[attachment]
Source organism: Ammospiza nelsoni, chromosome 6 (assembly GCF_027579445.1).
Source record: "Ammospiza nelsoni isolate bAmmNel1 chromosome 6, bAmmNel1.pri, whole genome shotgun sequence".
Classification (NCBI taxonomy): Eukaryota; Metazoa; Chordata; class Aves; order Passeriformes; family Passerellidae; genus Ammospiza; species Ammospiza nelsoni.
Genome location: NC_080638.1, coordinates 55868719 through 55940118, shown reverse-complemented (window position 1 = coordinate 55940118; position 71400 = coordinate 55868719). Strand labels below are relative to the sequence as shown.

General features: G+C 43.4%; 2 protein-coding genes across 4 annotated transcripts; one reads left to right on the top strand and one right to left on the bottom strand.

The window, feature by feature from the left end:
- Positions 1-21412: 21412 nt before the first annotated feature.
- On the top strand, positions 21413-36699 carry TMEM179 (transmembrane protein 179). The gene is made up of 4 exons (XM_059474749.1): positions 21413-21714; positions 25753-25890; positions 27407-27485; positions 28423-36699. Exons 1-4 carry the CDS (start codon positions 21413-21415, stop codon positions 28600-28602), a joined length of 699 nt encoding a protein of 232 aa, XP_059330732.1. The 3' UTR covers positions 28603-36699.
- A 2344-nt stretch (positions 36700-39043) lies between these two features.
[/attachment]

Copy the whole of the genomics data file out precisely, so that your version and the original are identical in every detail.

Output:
Source organism: Ammospiza nelsoni, chromosome 6 (assembly GCF_027579445.1).
Source record: "Ammospiza nelsoni isolate bAmmNel1 chromosome 6, bAmmNel1.pri, whole genome shotgun sequence".
Classification (NCBI taxonomy): Eukaryota; Metazoa; Chordata; class Aves; order Passeriformes; family Passerellidae; genus Ammospiza; species Ammospiza nelsoni.
Genome location: NC_080638.1, coordinates 55868719 through 55940118, shown reverse-complemented (window position 1 = coordinate 55940118; position 71400 = coordinate 55868719). Strand labels below are relative to the sequence as shown.

General features: G+C 43.4%; 2 protein-coding genes across 4 annotated transcripts; one reads left to right on the top strand and one right to left on the bottom strand.

The window, feature by feature from the left end:
- Positions 1-21412: 21412 nt before the first annotated feature.
- On the top strand, positions 21413-36699 carry TMEM179 (transmembrane protein 179). The gene is made up of 4 exons (XM_059474749.1): positions 21413-21714; positions 25753-25890; positions 27407-27485; positions 28423-36699. Exons 1-4 carry the CDS (start codon positions 21413-21415, stop codon positions 28600-28602), a joined length of 699 nt encoding a protein of 232 aa, XP_059330732.1. The 3' UTR covers positions 28603-36699.
- A 2344-nt stretch (positions 36700-39043) lies between these two features.